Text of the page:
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11 thoughts on “One is the loneliest number

  1. This touched me. I experienced loneliness when I was younger and no one can understand the true meaning of that unless they have experienced it. I turned to God during those times but the loneliness never went away. It wasn’t until I met my husband and he helped me to truly love God, to really love myself and love the skin I’m in that I was able to break away from those feelings. It took a long time for me to not feel lonely and when I finally had kids (because I was ready to give of myself) that the loneliness really went away. I hope that one day you will be able to move through those feelings of loneliness and find joy in being alone so that when you’re surrounded by loved ones who fill up that empty space, you will be content with the fact that you’d be okay in your own space. You’ll actually cherish that “aloneness”.
    Sending much love and happiness your way. Blessings and peace to you. xoxo

    Liked by 1 person

    • Thank you so much! I agree, no one really understands unless they have been there. Its a painful feeling. What a blessing that you have your husband and family now and that your husband has helped you become closer to God and grow as a person. Sounds like God gave you double for your trouble and that is a great thing! I’m happy for you. 🙂 I’m believing that for myself too. 🙂 thanks for the well wishes and take care. ❤

      Liked by 1 person

  2. This was a good read. I often feel lonely and I think staying on my own just makes things worse. When the feeling starts consuming me I take walks, go for a run, take a trip out of town or blog, it usually helps. I am sorry you had to go through periods of loneliness as a child. I can somehow relate to that. I am the last child and my siblings are way older than me so I grew up on my own so to speak and it was a terrible feeling. Now I am all grown up and I have a daughter but I am adamant about having another child. I once wrote a blog about it here >> https://makupsy.wordpress.com/2014/12/29/my-one-and-only/
    After reading your blog I am wondering that maybe just maybe I will be unfair to my daughter if I deny her a sibling but to be honest, I can’t afford to have another child and I wouldn’t want to have my daughter miss out on anything because I decided to add another mouth to feed…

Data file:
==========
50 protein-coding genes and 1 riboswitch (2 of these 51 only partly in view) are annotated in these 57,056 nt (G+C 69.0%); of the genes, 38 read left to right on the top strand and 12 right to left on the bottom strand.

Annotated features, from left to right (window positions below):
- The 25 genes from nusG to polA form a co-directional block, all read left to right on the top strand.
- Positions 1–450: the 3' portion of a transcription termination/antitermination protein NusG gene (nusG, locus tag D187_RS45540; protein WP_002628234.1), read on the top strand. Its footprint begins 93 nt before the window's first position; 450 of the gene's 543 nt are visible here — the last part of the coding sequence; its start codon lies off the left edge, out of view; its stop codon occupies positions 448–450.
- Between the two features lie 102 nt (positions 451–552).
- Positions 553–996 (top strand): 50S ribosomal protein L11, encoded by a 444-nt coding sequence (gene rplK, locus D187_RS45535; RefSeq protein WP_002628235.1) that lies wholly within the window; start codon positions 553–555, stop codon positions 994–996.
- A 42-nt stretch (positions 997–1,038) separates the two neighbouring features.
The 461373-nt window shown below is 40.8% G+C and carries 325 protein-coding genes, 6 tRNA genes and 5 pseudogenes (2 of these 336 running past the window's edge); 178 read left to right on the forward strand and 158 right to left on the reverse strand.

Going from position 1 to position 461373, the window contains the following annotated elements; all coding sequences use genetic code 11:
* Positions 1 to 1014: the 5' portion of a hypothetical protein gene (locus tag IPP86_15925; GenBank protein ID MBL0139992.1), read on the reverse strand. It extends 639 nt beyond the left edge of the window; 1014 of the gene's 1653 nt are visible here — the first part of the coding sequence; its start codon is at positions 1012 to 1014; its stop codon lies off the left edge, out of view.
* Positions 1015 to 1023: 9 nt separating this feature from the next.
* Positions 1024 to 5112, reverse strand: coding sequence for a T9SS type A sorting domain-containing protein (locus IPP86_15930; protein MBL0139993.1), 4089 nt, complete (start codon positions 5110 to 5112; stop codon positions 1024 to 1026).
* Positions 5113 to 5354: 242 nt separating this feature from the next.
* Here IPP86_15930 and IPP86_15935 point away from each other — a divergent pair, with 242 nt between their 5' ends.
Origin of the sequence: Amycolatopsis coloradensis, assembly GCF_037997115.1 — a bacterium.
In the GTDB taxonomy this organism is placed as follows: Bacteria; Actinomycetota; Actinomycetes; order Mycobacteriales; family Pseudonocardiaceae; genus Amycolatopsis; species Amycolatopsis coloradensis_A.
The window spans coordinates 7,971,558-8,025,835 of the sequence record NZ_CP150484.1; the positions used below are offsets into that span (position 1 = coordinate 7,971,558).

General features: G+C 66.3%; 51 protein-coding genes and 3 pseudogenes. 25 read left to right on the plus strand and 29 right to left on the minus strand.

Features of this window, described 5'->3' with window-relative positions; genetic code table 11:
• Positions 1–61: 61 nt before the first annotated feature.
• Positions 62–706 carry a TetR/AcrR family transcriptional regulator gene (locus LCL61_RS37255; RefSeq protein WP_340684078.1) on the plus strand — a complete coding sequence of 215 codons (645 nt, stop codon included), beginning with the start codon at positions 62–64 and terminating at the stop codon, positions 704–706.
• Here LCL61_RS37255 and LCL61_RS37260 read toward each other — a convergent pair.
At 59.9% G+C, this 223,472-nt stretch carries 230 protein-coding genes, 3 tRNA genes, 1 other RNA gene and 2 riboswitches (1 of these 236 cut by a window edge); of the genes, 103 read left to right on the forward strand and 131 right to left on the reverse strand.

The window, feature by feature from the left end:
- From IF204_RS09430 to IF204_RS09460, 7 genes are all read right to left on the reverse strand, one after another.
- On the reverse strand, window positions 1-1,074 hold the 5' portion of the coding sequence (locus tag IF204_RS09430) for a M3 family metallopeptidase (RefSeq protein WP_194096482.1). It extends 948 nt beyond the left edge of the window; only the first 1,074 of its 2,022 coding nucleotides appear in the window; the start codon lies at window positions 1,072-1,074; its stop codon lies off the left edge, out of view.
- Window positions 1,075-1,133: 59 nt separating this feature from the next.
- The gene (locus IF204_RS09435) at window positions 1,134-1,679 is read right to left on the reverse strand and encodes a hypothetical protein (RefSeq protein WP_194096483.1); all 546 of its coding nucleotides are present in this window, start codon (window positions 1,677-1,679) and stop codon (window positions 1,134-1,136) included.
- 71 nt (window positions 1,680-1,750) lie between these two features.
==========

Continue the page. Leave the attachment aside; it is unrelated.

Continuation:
Thank you for sharing your post, it has left me with so many questions about my own life.

    Liked by 1 person

    • Thank you for your support and reading. I forgot to mention i stay alone too so it does tend to aggravate the problem.

      As far as your daughter, i wonder the same thing if i was to have only one child too. That’s why i say i would at least have 2. But whose to say that will happen in life even if i want it to? I don’t know, but one thing i always wished I’d had growing up was more sense of a community. I think if you ensure your daughter has that she’ll be fine 🙂

      Liked by 1 person

  3. I love this Maya! It’s so true, there’s an over spiritualization of loneliness. At times someone is really just lonely because they have no-one, does not necessarily mean they have no close relationship with God. I think over spiritualization of loneliness prevents the church from having a candid conversation about loneliness. I long for the day when we will all openly talk about this.

    Liked by 1 person

  4. I agree. Loneliness doesn’t need to be over-spiritualized. I believe even Jesus felt lonely at times. Feeling lonely isn’t a bad thing, it’s just a feeling, just like you feel hungry because you need something to eat.
    Dealing with my seasons of loneliness, I just invest my time differently. I generally watch more movies, read more, work more, exercise more and listen to more music. Emotionally, I deal with like anything else, “I go get a ladder, and get over it.” 🙂

    Liked by 1 person